The reason people hate lawyers

posted in: Media | 0

Exhibit this, page 280 on the pdf.  Now, I know as well as you that looking through legal transcripts is generally boring as hell.  Thankfully, in this case, a budding film director has turned the court transcripts into a short film.  Word for word … verbatim if you like.  The script was ‘written’ by two lawyers, arguing during a deposition.  All because the defense lawyer had, clearly, instructed his client to be as recalcitrant and unforthcoming as possible.  So here’s the short film.

This went right past being merely pedantic, into full on ridiculous.  Everyone there knew it, you know, I know it, the judge damn well knew it.  But this is legal, this is the legal system.  In action.  In all its glory.  These guys, these lawyers, get paid to draw and drag even the simplest, most conversational notion, out and out and out to the smallest possible detail.

Why do people hate lawyers?  Shit like this.  It’s not rocket science, computer science, any kind of science.  It’s the art of dicing and grating language down to the smallest possible elements — while generally still using big words — until everyone involved wants to round up elementary school teachers and start executing them because it must be the school system’s fault if conversations such as these can be taking place between people who have college degrees.  And it just wouldn’t be fair to blame the colleges; they’re just in it for the money.  The public school system, though, is actually supposed to be providing a base layer of education for the entirety of our society.  To ensure everyone’s on the same page.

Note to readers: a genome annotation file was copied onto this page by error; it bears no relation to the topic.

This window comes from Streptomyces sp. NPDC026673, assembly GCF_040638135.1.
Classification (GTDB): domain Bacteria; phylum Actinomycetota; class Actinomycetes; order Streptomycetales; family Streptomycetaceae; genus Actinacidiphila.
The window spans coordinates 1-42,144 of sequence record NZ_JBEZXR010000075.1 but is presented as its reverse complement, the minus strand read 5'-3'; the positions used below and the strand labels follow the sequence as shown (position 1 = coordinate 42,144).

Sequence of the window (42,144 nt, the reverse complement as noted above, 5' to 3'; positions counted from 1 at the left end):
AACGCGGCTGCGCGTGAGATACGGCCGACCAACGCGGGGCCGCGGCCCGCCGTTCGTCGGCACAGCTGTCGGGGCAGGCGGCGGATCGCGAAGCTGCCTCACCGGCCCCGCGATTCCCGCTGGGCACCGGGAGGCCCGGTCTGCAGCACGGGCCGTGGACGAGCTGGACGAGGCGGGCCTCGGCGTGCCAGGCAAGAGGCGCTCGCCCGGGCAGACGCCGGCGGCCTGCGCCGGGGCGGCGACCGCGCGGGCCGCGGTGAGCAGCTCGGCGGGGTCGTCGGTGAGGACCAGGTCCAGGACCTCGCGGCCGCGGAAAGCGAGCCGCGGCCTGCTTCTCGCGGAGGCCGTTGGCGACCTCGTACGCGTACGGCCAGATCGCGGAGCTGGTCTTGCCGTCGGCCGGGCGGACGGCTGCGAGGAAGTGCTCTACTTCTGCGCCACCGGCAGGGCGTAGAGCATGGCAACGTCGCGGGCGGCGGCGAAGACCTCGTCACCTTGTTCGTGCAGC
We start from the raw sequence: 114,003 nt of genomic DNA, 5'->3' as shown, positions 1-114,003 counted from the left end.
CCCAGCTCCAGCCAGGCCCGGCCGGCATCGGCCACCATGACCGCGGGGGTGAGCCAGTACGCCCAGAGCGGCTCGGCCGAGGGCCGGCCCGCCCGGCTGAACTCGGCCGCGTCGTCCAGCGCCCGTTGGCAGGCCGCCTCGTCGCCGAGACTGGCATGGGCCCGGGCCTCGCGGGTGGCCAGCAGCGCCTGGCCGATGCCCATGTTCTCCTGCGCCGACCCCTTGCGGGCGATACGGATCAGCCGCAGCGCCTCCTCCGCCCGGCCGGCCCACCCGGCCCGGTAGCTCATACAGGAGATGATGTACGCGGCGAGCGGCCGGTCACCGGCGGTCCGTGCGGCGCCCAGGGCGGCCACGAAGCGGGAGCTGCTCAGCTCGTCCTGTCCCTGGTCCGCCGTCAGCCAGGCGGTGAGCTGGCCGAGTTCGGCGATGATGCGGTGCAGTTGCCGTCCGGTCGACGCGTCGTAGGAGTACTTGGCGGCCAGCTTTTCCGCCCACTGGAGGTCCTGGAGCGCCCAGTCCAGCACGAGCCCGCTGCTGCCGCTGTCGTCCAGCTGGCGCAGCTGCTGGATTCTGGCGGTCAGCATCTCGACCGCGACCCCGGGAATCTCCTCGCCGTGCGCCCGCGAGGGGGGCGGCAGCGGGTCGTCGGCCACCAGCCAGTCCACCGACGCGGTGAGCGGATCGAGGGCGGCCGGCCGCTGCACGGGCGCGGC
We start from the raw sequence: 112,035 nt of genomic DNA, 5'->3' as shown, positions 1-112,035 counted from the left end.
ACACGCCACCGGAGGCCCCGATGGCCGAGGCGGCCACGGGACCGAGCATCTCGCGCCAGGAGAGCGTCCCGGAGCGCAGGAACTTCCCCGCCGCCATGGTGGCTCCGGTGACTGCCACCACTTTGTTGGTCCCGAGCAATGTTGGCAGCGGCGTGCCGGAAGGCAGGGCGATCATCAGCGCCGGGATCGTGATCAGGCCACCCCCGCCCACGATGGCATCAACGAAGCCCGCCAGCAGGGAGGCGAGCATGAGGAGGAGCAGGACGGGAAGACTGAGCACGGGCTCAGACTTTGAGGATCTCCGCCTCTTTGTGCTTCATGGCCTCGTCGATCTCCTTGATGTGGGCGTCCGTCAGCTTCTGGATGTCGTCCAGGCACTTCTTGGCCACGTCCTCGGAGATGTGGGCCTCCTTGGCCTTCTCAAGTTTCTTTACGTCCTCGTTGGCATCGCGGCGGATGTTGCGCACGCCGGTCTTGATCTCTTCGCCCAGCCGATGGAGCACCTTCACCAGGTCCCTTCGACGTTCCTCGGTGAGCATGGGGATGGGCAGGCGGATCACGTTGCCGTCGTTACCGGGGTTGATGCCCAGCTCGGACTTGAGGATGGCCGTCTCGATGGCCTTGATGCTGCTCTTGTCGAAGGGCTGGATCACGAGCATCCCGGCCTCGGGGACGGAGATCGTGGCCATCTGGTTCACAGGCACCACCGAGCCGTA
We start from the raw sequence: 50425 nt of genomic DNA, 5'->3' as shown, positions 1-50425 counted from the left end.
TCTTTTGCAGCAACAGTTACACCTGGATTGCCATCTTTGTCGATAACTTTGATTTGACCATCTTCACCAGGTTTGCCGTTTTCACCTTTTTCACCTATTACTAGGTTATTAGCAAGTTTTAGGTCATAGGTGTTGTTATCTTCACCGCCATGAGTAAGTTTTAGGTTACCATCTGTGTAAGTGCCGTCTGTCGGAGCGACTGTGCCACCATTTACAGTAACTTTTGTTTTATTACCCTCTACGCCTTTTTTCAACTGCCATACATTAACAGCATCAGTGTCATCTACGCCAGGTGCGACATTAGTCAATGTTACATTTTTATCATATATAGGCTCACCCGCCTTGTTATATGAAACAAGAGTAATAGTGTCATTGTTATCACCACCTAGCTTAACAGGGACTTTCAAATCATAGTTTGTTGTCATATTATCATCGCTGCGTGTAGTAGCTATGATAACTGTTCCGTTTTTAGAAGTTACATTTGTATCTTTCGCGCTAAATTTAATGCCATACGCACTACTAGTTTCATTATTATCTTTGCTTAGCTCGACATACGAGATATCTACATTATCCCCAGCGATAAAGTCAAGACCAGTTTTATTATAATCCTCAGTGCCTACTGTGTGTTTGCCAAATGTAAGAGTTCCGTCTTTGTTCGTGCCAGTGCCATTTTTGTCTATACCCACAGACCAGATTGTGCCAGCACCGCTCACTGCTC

And this just isn’t an isolated example; it’s just one that’s been turned into an easily digestible short film so it’s more fun to laugh at while watching.

This is why people hate lawyers.  Because they’re allowed, encouraged, to charge hundreds of dollars an hour to have conversations that would get a five-year-old slapped by his or her parents and sent to bed without supper.  All day, every day, day after day.